PCI 3.0 Compliance: How to Dispute Your PCI Vulnerability Scan Results

December 03, 2014

In this Whiteboard Wednesday, Trey Ford, Global Security Strategist at Rapid7, will discuss PCI compliance and how you can dispute your PCI vulnerability scan results. There are times when an asset on your network contains a vulnerability that you cannot or will not fix due to business impact. If this vulnerability has a CVSS score greater than or equal to 4, it will hinder your ability to become PCI compliant. What happens next? Watch this Whiteboard Wednesday to learn how to dispute your PCI vulnerability scan findings.


Video Transcript

Hi. I'm Trey Ford, Global Security Strategist with Rapid7. This week's Whiteboard Wednesday we're going to talk a little bit about how to dispute a ASV Scan. Why would you want to dispute a scan coming from your ASV vendor? Generally speaking this whole conversation starts around a failing scan or a failing vulnerability being identified from that scan. A vulnerability scored with a CVSS base score of 4.0 or above is a failing vulnerability according to PCI. There's a few exceptions to this, but for a variety of reasons we're going to encounter circumstances where we need to operate with a certain configuration that will meet that vulnerability. Now what we want to talk about is how we're going to resolve this.

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The discussion's fairly straightforward. First the question is, can you fix it? Can you patch it? Could you remove it from scope? Oftentimes that can't be done. Can you add a compensating control? Is there something you can do to deal with that vulnerability, mitigate that vulnerability, or manage the risk of that vulnerability? There's a flow for that. Can you remove this particular device or service from scope? Now, theoretically a PCI discussion or any complaints or security discussion for that matter you want to look for ways to remove anything you can that could represent a threat to credit card data or any data of value to you.

Now, there are a lot of circumstances where you're going to run into a vulnerable service or configuration that you're going to need for some reason. There's going to be an impact to the business. A common occurrence that we're running into right now is the degradation of SSL version 3. Anything with the RC4 cipher should have been shut down a long time ago. Now we're running into this with the SSL version 3 CBC. That set right now client side, there's a lot of systems that need that cipher in order to work or we're going to have to replace a lot of clients. That's a major business impact, a lot of companies are going through that so this discussion's coming up not just at Rapid7 but across the PCI community.

The question comes to what do we do about that? Generally this is handled through the client producing a compensating control worksheet, but the selection is that you're going to accept risk as a compensating control. That's not something that ASV can do for you. An approved scanning vendor is following a fairly structured, rigorous process that is designed as a measuring stick, a ruler, to determine what your vulnerability score is for internet-facing systems and so it's a fairly rigorous, fairly structure process. When you have a vulnerability that you want to dispute, you're going to approach them and provide supporting evidence. You're going to give them information, not just, "Hey, I'm a security professional and I know what I'm talking about. Trust me, it's fine." We need screenshots. We need dumps from configurations or comp files to help us review and say, "You know what, this is, you know, not all scan signatures are perfect, so we're going to review this and say, 'Yeah, that's probably not correct.'"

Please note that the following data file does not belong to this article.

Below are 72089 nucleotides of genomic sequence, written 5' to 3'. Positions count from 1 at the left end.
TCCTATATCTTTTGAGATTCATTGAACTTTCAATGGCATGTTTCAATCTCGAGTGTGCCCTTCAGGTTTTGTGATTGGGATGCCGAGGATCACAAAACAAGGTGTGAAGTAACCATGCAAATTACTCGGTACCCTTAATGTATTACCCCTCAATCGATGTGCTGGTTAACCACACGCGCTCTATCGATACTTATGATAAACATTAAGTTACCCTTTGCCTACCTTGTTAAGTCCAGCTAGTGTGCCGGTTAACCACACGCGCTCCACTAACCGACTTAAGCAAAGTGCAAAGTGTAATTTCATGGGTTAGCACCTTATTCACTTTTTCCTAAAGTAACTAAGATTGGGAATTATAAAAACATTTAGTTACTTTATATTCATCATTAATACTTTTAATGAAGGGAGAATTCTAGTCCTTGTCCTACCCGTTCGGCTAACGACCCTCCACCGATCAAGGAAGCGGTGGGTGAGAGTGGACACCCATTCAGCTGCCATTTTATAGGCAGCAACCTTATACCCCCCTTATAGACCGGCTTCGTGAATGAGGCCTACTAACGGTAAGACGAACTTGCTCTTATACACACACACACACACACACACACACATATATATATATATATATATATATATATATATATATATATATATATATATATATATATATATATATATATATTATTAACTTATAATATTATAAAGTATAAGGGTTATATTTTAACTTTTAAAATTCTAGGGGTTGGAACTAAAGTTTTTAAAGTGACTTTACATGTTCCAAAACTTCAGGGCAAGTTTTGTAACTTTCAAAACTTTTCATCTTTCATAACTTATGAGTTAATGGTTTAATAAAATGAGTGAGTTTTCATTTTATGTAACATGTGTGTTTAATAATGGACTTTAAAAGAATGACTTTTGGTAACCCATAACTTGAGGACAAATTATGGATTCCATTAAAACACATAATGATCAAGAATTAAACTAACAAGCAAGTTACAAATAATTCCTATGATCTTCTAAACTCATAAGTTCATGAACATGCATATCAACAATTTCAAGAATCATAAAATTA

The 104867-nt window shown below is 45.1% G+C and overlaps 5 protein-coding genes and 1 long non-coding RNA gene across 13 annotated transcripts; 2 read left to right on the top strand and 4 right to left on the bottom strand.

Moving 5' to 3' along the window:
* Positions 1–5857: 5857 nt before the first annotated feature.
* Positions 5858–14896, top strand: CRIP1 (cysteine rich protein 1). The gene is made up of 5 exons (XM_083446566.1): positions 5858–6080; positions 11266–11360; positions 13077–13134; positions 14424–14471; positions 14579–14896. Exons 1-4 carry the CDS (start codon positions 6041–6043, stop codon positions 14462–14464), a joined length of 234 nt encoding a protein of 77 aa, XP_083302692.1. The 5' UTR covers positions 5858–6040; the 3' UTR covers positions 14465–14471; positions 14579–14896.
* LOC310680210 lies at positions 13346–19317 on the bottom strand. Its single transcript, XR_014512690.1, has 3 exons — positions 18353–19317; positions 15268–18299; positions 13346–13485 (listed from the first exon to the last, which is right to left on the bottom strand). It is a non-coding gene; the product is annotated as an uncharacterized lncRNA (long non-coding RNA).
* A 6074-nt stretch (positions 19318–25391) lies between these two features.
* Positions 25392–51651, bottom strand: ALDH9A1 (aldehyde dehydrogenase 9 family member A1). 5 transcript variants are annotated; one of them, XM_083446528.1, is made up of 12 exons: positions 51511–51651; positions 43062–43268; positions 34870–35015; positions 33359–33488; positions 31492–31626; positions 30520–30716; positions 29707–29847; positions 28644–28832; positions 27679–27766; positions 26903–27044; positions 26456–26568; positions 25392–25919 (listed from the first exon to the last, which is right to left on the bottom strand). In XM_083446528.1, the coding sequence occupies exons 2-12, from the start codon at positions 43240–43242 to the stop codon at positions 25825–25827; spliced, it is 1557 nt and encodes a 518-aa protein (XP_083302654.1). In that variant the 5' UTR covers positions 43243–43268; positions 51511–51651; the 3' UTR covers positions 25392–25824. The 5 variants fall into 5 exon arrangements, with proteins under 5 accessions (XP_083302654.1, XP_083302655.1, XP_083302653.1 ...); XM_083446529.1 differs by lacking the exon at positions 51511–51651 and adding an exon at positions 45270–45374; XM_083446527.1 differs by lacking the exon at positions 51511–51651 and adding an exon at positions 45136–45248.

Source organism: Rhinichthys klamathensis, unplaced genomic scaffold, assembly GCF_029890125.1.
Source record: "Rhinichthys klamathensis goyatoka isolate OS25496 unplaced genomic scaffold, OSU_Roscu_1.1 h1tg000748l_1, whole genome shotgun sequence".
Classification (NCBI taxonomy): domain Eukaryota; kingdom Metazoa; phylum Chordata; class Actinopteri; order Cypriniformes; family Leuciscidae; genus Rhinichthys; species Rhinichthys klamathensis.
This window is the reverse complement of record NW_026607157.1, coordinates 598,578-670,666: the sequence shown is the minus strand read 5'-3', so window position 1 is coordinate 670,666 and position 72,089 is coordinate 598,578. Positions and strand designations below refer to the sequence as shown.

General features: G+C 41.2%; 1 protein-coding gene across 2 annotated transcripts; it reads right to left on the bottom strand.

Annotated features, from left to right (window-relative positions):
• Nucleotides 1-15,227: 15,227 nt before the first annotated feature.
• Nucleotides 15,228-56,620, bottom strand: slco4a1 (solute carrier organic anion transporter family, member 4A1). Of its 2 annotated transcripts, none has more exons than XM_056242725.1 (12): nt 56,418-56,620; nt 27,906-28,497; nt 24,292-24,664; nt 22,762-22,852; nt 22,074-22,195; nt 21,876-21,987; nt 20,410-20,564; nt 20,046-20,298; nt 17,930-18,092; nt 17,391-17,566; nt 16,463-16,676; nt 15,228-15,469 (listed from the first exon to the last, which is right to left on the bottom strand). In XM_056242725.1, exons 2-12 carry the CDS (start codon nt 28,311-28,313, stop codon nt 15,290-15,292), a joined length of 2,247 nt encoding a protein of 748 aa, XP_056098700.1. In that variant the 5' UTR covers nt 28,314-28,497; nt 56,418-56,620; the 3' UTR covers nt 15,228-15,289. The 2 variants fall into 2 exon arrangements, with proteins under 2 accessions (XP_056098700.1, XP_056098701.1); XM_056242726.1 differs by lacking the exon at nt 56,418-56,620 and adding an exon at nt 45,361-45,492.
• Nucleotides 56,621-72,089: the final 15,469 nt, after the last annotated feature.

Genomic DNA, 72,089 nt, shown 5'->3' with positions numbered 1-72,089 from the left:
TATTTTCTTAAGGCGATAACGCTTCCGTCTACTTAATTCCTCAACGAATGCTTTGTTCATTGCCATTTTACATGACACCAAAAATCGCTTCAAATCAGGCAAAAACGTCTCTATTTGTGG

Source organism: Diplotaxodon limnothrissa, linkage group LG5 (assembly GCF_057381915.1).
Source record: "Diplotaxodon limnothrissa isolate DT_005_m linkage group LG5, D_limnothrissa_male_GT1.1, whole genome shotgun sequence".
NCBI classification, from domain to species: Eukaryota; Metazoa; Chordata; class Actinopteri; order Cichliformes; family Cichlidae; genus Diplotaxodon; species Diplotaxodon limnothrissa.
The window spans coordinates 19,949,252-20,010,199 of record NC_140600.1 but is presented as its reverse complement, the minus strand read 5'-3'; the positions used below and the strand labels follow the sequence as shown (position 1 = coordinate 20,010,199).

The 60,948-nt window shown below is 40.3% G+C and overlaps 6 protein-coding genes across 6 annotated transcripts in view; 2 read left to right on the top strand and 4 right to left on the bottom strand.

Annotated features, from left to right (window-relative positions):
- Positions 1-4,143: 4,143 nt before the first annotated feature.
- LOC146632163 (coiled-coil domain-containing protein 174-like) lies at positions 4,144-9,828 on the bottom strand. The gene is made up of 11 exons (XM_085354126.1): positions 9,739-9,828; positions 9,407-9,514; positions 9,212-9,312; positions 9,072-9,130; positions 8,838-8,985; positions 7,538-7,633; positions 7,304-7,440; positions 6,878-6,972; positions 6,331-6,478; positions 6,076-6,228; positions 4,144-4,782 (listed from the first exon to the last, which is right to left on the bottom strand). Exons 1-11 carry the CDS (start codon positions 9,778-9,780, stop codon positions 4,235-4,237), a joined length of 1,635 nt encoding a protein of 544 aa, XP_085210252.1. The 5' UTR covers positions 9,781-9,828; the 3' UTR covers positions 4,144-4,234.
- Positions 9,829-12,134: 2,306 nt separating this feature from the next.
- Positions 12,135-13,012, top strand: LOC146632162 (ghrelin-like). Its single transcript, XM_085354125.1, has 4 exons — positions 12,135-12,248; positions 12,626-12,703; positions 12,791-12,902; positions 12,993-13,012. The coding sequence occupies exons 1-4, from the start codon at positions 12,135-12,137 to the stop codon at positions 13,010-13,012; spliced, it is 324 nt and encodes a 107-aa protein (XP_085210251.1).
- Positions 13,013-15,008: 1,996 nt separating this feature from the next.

There are circumstances specifically with the SSL and other encryption ciphers where yeah, this is a failing vulnerability. Yes, this is now classified as the 4.0 or above, and we're not going to be able to pass that scan. We can't edit that scan. We can't allow you to edit that scan so what's going to happen is at some point this is going to be handed to either your QSA or get passed on to the payment brand or your acquiring bank. Now why is that possible? Why is that [inaudible 00:03:15]? That's not documented clearly in the program guidelines for the ASV program. You're fairly correct there. There's only two possible outcomes for a failing scan vulnerability in that worksheet. When you follow the flow, when you have a failing scan, you go through a compensating control, you send the documentation back to your ASV, and they rescan. You're still going to fail that vulnerability. It's not been fixed. At some point the passing scan, and you're not going to get to a passing scan if you're keeping that vulnerability there, you're going to send that on to the acquiring bank, so why is that necessary?

The bottom line is the acquiring bank owns the liability for doing business with your organization. They receive your transactions. If there is a breach, they send the forensic team out to do the assessment, figure out what happened, determine fault, play the blame game, but the fine doesn't come to the merchant. The fine doesn't come to the service provider. The fine comes to the acquiring bank that's managing those transactions. That, along with fees, gets passed down to the merchant so at the end of the day this decision, the decision to accept this risk and allow this vulnerability to persist in your environment, has to come from the bank.

My name's Trey Ford, Global Security Strategist for Rapid7. We'll talk to you soon. 

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